Thursday, March 12, 2009

Sick in the head: Why America won't get the health-care system it needs—By Luke Mitchell (Harper's Magazine)

A must read:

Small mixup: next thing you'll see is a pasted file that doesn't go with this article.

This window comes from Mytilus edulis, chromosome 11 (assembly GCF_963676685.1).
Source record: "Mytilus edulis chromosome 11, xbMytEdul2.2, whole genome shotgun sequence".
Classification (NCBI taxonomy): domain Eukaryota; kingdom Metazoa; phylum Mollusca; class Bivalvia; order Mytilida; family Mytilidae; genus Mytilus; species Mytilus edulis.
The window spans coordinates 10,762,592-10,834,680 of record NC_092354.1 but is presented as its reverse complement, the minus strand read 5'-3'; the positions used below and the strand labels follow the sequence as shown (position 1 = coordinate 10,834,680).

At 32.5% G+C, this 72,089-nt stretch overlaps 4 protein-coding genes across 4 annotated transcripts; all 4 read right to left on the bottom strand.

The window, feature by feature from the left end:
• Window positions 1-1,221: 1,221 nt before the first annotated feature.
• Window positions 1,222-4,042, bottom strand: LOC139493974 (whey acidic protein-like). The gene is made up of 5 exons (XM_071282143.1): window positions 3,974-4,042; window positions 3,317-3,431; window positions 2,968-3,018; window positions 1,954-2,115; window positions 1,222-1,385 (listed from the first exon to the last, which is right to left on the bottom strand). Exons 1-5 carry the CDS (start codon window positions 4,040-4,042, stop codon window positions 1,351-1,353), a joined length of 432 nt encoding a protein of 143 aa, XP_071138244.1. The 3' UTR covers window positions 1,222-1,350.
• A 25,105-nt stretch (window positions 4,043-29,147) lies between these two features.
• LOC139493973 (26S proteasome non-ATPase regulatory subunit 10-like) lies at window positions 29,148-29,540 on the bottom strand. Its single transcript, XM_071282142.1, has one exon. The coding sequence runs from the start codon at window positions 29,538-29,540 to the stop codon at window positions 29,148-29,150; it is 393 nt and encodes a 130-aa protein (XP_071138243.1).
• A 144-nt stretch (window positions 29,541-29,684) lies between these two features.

"In the United States today, we can use our belief in numbers, which borders on the religious, to rationalize any amount of inequity. We can tell ourselves that we can’t have a system that guarantees health care to every American because such a system would be “inefficient.” We can tell ourselves that we must accept a world in which children suffering from post-traumatic stress don’t get any help because the numbers don’t support it. We can tell ourselves that we must trust our health to insurance companies, that markets are wiser than doctors, that we can afford every technology. We tell ourselves stories and we rationalize our prejudices, and, unless we are willing to more specifically address the “social determinants of health,” as Dr. Tsou said, we will continue to drift toward a change far more substantive than anything currently under consideration in Congress, a change suited to the few who care to exert their will. It may be a revolutionary system of corporate medical control, or a catastrophic financial collapse resulting from hubristic overtreatment, or a medical crisis stemming from some seemingly minor flaw in the heuristics of the integrated delivery network, or just a further increase in the massive inequities that already disgrace our current system. Whatever that change is, though, it will in the end be defined by the passivity of a people that has sacrificed its own, dem ocratic power of large numbers on the altar of strange and unstated beliefs."

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